3 KEY Steps for Surviving Summer
Yay! It’s summer! Nice weather, more time off, longer days, and lots of stuff to do outdoors. So, why are so many people more anxious now than they were a few months ago? As odd as this sounds, summertime can actually make your anxiety worse. In this two part post, I’ll give you three key steps for surviving summer at home and for going on vacation if you and/or a family member are dealing with anxiety.
Year after year, I hear so many patients tell me that summers are really hard for them and/or their kids. My teens and college students love that school is out but can’t understand why they are so anxious. They feel moody and on edge. Their bodies feel jittery and tight. They’re having panic attacks and/or their OCD is flaring up even though the most threatening situation they face is what plans to make with friends for the weekend. My adult patients are getting outside and exercising more, but they are still really anxious and having trouble sleeping. They are planning big family vacations to awesome locations and are dreading them. People are constantly asking “what am I doing wrong? How can I possibly mess up summer?”
I always tell people the same thing. You are not messing anything up. Summertime is actually really hard for people with anxiety.
Key Reasons Summer Is Hard for People With Anxiety:
1) Change of schedule and routine: People with anxiety, especially chronic and severe anxiety, need structure, routine, and predictability. A nervous system that is on alert 24/7 is counting on the fact that certain things won’t change. It’s really basic stuff too like what time you wake up and eat, what needs to get done each day, and going to the same places every day. Routine and predictability make it easier for a nervous brain to get stuff done because it has less to think about. The more you change, the greater the chance this system will go into over drive.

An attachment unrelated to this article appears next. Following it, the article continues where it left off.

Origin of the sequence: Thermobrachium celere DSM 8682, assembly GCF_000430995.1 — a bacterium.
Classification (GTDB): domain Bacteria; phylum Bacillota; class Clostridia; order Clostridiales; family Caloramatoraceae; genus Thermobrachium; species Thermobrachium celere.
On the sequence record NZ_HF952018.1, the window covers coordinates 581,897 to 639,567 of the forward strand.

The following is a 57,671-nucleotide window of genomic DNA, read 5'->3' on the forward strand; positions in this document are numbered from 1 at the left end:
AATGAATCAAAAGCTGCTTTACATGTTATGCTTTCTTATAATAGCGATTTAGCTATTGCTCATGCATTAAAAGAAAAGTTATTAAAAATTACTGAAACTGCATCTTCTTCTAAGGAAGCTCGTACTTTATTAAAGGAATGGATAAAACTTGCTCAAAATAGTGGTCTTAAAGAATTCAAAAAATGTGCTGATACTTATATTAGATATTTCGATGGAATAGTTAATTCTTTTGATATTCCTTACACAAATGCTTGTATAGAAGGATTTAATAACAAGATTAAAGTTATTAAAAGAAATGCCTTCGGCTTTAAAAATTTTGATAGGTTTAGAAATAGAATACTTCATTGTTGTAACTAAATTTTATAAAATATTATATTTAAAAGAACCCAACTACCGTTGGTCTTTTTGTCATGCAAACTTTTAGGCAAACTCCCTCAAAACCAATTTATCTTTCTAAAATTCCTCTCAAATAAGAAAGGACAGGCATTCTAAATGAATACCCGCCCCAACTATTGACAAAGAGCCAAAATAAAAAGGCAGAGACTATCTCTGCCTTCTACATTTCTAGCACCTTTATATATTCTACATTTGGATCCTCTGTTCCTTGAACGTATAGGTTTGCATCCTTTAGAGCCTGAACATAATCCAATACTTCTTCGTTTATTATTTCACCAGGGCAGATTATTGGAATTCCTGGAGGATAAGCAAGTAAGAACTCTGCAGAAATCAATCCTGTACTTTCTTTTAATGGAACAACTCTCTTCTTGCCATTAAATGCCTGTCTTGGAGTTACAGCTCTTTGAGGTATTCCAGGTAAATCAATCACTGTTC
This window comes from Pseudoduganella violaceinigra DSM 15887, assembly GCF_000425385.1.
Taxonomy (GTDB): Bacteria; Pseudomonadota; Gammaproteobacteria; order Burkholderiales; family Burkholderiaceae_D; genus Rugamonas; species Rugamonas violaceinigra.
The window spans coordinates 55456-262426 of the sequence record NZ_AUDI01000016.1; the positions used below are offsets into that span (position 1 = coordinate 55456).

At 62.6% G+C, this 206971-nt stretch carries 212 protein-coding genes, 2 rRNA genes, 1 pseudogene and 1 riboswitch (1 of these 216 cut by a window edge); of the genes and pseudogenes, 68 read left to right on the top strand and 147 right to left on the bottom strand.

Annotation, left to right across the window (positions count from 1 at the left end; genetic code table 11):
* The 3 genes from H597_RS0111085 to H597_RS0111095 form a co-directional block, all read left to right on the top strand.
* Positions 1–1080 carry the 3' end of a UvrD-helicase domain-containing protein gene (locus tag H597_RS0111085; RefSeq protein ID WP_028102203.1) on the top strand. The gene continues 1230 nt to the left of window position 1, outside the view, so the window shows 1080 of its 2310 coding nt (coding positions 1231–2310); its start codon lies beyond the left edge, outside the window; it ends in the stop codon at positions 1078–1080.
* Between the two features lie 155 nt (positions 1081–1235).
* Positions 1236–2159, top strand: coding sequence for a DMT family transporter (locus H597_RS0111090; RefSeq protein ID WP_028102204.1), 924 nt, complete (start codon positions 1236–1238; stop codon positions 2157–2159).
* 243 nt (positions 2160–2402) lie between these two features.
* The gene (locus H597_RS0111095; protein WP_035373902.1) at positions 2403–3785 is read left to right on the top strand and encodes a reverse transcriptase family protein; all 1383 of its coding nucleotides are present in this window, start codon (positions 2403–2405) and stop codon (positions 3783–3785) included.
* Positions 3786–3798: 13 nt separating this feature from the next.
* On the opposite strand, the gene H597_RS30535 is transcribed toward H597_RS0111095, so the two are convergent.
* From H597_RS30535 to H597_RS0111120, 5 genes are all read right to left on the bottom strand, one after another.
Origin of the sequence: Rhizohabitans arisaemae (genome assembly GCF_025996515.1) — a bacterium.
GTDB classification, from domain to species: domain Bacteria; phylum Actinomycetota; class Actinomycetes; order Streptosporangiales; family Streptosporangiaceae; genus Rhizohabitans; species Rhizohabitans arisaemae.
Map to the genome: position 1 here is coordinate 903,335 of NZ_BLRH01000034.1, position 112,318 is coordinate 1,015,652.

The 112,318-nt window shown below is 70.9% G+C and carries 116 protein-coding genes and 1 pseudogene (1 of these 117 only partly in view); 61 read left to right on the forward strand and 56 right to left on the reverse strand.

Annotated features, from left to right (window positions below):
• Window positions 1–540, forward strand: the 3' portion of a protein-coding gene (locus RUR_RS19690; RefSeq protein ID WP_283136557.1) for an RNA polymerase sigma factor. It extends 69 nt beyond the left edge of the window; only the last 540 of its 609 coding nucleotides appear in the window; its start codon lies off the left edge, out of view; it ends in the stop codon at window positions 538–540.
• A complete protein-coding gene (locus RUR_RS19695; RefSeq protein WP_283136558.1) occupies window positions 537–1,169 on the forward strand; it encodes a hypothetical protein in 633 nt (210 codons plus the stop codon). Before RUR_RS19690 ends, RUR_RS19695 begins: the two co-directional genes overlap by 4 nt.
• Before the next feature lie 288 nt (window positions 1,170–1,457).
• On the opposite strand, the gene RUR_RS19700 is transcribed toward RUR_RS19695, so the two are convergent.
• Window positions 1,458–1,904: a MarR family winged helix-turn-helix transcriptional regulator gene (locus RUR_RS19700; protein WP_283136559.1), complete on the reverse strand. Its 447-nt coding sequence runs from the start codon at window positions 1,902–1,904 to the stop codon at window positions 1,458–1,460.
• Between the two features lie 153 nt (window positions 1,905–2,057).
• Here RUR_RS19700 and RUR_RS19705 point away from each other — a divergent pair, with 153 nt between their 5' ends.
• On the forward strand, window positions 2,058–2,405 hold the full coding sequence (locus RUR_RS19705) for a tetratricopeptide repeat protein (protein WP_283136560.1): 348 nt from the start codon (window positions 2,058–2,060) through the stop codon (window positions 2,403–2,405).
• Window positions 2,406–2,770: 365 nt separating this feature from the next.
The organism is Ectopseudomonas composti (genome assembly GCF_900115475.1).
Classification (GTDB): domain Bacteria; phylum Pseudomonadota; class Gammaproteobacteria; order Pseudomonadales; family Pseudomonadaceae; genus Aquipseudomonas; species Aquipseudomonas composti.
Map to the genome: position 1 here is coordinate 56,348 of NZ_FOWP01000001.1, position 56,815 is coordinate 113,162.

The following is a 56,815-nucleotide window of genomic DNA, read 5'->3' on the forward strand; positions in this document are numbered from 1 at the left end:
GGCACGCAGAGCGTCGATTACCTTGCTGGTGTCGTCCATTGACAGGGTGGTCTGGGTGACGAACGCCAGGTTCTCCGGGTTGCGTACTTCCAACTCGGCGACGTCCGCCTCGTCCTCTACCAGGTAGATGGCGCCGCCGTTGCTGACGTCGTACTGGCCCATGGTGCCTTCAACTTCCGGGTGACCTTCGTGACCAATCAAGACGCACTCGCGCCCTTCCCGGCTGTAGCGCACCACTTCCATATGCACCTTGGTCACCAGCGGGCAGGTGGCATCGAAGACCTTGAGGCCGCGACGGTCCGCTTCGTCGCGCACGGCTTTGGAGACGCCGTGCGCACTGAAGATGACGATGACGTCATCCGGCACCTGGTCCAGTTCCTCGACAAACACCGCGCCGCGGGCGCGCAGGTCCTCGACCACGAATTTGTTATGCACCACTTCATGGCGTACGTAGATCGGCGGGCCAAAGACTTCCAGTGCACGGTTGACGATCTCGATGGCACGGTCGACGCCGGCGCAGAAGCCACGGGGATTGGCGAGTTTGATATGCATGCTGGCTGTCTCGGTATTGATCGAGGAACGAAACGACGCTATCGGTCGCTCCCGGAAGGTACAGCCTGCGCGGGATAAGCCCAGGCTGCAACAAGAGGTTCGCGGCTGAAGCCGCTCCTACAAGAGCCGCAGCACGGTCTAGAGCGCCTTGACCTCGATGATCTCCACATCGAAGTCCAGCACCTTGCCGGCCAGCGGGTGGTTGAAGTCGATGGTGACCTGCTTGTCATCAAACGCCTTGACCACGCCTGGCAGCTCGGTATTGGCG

How can going to the pool every day be hard? Easy, your brain isn’t used to it. Objectively, it’s a fun activity. As far as your brain is concerned, you just changed the rules of the game. That means you have to put in more effort to keep up. That’s why you’re exhausted after something that “should” be fun.
2) Not enough structure: Too much unstructured time off is the worst thing you can give an anxious brain. During the other three seasons, days are shorter and you tend to have to do more in less time. Kids, teens, and young adults are in school which provides a ton of structure and routine. They are getting enough input to keep their brains busy. As soon as you take away levels of activity, you give the anxious brain time to go off and get lost in a storm of thoughts and worries.
3) The pressure to have fun: You’re probably saying “What? How is summer fun stressful? I thought that kind of pressure only happened from Thanksgiving to New Year’s.” Nope. There is a whole lot of hype around how fun summer is and all of the great stuff you could and should be doing: Pools, festivals, concerts, beaches, day trips, bike rides, parties, etc. All you see on Social Media is the cool stuff your friends and family are doing and it can feel like you’re just not cutting it. That’s when you start to beat yourself up over everything you’re not doing because you’re tired, afraid, overwhelmed and sad which only makes the anxiety worse.